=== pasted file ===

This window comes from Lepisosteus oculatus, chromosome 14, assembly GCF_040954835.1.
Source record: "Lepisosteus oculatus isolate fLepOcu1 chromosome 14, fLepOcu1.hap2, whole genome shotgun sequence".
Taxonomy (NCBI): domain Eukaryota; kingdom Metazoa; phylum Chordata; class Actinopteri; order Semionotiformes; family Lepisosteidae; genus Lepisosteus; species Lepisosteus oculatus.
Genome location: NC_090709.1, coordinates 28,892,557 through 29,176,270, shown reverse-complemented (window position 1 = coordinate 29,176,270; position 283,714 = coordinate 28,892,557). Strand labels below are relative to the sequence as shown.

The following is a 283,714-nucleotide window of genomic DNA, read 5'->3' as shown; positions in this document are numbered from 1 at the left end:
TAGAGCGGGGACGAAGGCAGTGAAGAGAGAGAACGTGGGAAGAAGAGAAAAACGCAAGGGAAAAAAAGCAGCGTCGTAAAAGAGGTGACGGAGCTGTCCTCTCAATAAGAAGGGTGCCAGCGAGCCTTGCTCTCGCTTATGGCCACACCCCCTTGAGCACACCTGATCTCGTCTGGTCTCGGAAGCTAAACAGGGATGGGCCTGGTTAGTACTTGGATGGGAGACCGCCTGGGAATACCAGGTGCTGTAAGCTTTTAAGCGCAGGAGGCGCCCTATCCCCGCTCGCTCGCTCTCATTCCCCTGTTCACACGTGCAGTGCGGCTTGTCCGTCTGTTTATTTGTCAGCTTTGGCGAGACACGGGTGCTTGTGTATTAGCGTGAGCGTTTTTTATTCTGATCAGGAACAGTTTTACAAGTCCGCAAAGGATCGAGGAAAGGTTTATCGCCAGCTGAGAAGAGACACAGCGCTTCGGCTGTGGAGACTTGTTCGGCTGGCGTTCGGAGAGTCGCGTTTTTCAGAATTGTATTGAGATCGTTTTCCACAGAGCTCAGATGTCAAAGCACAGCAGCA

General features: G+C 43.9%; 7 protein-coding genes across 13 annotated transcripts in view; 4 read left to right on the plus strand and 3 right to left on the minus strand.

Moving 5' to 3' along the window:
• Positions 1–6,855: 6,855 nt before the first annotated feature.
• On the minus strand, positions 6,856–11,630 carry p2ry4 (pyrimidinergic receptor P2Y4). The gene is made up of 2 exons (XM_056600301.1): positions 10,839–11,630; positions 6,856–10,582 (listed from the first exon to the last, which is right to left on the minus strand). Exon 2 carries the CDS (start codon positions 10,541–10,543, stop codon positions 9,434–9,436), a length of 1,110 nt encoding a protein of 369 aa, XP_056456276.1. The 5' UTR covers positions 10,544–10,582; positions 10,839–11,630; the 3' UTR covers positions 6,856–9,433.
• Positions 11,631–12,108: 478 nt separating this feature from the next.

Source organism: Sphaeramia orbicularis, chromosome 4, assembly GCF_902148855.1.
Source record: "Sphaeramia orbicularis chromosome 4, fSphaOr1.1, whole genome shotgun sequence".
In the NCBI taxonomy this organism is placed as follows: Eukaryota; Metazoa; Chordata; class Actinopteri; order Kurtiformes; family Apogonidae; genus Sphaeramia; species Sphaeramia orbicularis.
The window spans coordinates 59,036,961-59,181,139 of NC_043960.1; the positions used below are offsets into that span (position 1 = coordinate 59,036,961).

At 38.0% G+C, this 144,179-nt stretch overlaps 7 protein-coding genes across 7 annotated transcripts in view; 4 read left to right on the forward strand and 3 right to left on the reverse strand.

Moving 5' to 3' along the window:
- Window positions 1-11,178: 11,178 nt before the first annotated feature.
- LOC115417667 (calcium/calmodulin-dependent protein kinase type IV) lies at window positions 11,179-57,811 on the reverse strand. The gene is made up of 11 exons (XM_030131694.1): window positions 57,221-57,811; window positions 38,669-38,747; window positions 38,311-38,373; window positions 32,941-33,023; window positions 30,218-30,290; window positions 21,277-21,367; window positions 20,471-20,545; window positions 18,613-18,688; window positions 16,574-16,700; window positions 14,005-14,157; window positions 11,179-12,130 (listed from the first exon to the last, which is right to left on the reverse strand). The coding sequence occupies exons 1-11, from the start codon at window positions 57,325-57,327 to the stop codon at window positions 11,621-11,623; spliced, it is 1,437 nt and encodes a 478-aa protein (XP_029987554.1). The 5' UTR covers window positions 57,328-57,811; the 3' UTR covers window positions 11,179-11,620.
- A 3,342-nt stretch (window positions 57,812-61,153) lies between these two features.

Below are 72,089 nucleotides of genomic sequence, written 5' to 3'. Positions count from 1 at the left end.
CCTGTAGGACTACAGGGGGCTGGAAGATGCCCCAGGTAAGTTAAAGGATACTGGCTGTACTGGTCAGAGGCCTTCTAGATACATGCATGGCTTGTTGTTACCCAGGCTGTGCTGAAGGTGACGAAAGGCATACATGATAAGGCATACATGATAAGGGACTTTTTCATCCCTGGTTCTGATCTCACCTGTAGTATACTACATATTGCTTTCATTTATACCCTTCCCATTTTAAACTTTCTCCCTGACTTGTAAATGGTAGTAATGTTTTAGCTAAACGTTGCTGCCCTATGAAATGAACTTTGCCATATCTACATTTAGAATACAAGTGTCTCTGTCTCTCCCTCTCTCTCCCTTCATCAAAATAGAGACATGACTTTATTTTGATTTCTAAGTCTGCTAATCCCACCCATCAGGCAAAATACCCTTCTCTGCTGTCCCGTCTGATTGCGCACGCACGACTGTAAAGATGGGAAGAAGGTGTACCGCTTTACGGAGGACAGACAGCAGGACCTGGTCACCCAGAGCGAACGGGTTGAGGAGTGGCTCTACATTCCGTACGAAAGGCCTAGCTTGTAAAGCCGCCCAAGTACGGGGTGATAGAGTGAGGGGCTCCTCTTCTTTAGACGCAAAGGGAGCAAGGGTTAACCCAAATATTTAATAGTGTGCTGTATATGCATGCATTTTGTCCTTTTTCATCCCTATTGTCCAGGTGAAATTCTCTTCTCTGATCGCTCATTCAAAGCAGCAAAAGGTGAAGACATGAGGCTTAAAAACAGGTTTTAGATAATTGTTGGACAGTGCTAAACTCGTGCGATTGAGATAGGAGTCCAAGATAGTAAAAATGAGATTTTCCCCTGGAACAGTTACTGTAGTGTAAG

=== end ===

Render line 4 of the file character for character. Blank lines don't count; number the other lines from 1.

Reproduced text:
Genome location: NC_090709.1, coordinates 28,892,557 through 29,176,270, shown reverse-complemented (window position 1 = coordinate 29,176,270; position 283,714 = coordinate 28,892,557). Strand labels below are relative to the sequence as shown.